China accuses Danish politicians in feud over Hong Kong


China is accusing Danish politicians of violating “basic norms governing international relations” in a feud over a visit by a former Hong Kong opposition lawmaker and pro-democracy activist to the Scandinavian country

BEIJING — China on Friday accused Danish politicians of violating “basic norms governing international relations” in a feud over a visit by a former Hong Kong opposition lawmaker and pro-democracy activist to the Scandinavian country.

Foreign ministry spokesperson Hua Chunying said the action of the lawmakers, whom she did not name, “damages Denmark’s image as a country that has always emphasized the rule of law.”

Hua’s comments at a daily briefing came during a visit to Denmark by Ted Hui, who was arrested in Hong Kong in May over a protest in the city’s Legislative Council. Hui was able to get his passport back from the government and obtain a visa after receiving an invitation from Danish lawmakers to travel to Denmark, where he arrived Tuesday.

“We oppose any individual, organization or country interfering in Hong Kong’s affairs, meddling in Hong Kong’s judicial sovereignty and harboring Hong Kong criminals in any way,” Hua said.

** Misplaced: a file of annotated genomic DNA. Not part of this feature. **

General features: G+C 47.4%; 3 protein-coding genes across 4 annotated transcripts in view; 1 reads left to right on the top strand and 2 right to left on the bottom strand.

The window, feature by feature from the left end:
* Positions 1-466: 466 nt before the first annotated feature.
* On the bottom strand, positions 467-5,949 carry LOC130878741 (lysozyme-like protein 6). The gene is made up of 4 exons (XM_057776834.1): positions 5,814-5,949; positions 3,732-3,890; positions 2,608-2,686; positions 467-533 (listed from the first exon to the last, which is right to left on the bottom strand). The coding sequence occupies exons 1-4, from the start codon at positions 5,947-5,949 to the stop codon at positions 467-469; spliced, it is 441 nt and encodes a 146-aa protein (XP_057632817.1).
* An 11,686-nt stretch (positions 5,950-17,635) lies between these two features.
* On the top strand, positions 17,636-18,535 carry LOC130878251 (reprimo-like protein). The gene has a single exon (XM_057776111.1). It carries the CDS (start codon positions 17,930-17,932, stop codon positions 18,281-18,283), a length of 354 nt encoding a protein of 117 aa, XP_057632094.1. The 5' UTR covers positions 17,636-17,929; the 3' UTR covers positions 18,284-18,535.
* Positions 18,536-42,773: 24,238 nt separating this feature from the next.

Hui on Thursday told The Associated Press that he is going into exile and will soon move to Britain, which ran Hong Kong as a colony from 1841 until returning it to China in 1997.

It was not clear when Hui would travel to Britain, which, in response to a crackdown on opposition in Hong Kong, has extended residency rights for up to 3 million Hong Kongers eligible for British National Overseas, or BNO, passports, allowing them to live and work there for five years and offering a path to eventual citizenship.

The passport issue has angered Beijing, and Hua repeated the government’s threat to retaliate over what she called interference in China’s internal affairs.

“If the U.K. violates its commitments in the first place, China will consider no longer recognizing BNO passports as valid travel documents, and we reserve the right to take further measures,” she said.

Hong Kong has become a major flashpoint in China’s foreign relations following the suppression of sometimes-violent anti-government protests in the city last year. In June, Beijing imposed a sweeping National Security Law that led to a further crackdown and which critics say amounts to China betraying its promise to allow Hong Kong to retain its separate political and civil rights until 2047.

Since the start of the anti-government protests in June 2019, Hong Kong police have made more than 10,000 arrests, most recently prominent pro-democracy figures including activists Joshua Wong and Agnes Chow, as well as outspoken media tycoon Jimmy Lai.

Hui’s parents, wife and two young children left Hong Kong on a flight on Wednesday, Hong Kong online news portal HK01 reported. It did not mention their destination.

Along with Hong Kong, China has tangled with European nations over human rights, Taiwan, trade and other issues.



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